|1. One of the best tips I have given parents and have heard many other teachers adopt is something I discovered when
trying to focus a group of children to complete a task. It is not uncommon for teachers to use a count down ( 10, 9, 8, .... down to 1). I
began using a count down from 5 when ever I gave an instruction to a child who had a tendency to ignore instructions. I discovered
this works so much better than counting up to 3, which is a technique many parents use with children. In my classroom and at
home it became my "rule of thumb" to give an instruction once, wait a moment and if a child was not moving to the task begin the
count down from 5. Try it, you will see how well it works. After all every child instinctively knows when you get to zero there is a
blast off or an explosion, or something happens. Which leads to tip number 2.
2. Make sure something always happens when you get to zero. You move the child to the task, you place them in time out,
you turn off the tv, something..... the more natural the consequence the better, but if you don't follow through neither will a child.
3. Every class I attend supports the same thing, and I know you've heard it, consistency is the key! But remember not only to
follow through when you ask a child to do something consistently, but make sure when you tell children something that your
language is consistent with your own behaviors. For example if you say, "it is time to go", then you need to leave. If you say, "we
need our coats", put yours on first. If you say, "time for bed" don't stall. Young children, especially, define language by the context
in which it is used. When you say, "Mommy has to go", but then you don't leave; the actions don't match the words. To a child
perhaps, "I'll be back soon" or "I love you", won't match either. Children will learn to trust you and your words if they are consistent
with the behavior that matches it.
4. If you use time out to correct a child's behavior, use it correctly. The whole point of a time out is to help the child accept
responsibility for their actions. These Time-outs should always begin with the word, "When". For example if the child refuses to pick
up their toys, you say "When you are ready to clean up your toys, you may get up". Some children may be ready to clean up
immediately. That is GREAT. It means they are making quick adjustments to their behaviors. So you say, "Terrific, show me you are
ready to clean up" If they do not go right to their work repeat the chair and the statement, When.... Some children may need much
longer than the standard one minute per year of age. (Occasional reminder cues are ok, like: "are you ready to show me you can
pick up the toys?" If a child is allowed to get up without performing the task for which they were placed in the chair, then the child
has not only missed the lesson of the chair, but instead learns that if he/she is willing to sit a while, they can get out of something for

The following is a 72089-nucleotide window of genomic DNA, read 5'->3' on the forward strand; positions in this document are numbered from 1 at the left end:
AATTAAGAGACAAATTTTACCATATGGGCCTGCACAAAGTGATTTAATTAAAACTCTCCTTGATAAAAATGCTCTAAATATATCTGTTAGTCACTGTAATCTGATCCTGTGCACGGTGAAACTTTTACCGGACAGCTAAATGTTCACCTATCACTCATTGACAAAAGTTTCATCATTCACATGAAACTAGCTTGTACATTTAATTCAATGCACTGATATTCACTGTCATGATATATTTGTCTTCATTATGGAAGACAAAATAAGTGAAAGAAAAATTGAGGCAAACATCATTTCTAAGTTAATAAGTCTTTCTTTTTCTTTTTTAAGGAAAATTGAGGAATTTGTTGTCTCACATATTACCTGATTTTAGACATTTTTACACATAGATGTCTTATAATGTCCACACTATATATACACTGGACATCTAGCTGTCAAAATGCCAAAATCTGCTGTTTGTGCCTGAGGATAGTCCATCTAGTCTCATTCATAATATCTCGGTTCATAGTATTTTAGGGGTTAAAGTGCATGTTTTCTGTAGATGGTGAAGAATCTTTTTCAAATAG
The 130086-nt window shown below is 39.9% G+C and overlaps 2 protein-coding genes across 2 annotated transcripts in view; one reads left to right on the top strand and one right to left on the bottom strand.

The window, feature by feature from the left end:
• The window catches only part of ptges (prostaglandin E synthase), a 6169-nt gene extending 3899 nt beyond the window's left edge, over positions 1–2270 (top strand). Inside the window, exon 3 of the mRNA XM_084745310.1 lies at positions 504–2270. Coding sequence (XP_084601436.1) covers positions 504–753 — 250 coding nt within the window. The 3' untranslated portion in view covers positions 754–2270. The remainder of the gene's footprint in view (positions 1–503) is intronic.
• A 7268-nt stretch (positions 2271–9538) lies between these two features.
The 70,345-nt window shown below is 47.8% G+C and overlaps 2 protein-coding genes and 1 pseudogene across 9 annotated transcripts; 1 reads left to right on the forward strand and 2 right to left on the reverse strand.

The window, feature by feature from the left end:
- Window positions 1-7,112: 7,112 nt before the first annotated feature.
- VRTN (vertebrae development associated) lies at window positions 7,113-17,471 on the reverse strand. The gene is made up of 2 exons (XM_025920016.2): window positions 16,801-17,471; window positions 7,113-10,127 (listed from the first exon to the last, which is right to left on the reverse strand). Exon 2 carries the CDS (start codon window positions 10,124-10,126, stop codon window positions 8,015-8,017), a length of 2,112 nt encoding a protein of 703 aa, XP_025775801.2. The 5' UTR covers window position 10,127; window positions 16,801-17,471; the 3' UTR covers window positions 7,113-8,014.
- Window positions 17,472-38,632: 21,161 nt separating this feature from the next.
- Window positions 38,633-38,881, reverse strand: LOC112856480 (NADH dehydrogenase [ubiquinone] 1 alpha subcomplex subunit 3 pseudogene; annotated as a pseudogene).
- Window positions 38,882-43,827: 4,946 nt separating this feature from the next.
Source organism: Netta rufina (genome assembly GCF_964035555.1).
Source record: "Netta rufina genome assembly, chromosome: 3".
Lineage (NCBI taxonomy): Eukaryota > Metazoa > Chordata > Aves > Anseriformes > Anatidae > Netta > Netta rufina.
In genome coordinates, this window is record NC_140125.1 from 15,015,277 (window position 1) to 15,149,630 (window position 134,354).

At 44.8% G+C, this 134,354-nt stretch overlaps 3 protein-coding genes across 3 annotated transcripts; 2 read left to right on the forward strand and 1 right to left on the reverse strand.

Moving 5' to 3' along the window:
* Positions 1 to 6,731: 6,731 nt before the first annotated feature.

which they are responsible. Note this "time out" is not the same as you need to take a break and calm yourself sort of time out. But
even then, a "When" statement might be the correct tactic. When you can speak to me calmly, you may get up. Always remember to
help the child see that their change in attitude, is what got them out of the chair. They are in control of how long they sit.
5. Teaching your child the difference between a good secret and a bad secret could be a literal life saver. Do you know the
difference? A good secret is one that is temporary and limited. ie: surprise party or gift. Most everyone knows about it, just one
person may not know the secret, and eventually they will know it too. Bad secrets are limited, permanent, and often come with a
threat...ie: If you tell anyone I will hurt you. or this is a secret just for us, no one should ever know. Any time you have a "secret" to
share with your child like a gift, point out that it is a good secret and why. Use those moments to draw the distinction between a
good and bad secret. Tell your child that if anyone ever tells them a bad secret, they should find someone who loves them and tell
the secret. A person who loves you will help you get rid of it.
6. A really good way to explain the death of a loved one to a child is to use the experience of caterpillars turning to butterflies.
Other caterpillars do not see their friend after it transforms into a butterfly, but it still exists. It has just changed it's form and gone to a
new place. We don't see our loved ones because they too have changed like the caterpillar, and they too are in a new place.
7. Look for other tips on Face Book posts at Naptime Nanny.... send me your questions & comments too, perhaps we can
brainstorm great solutions for you and your children.
|Tips, Tools and Advice from Naptime Nanny
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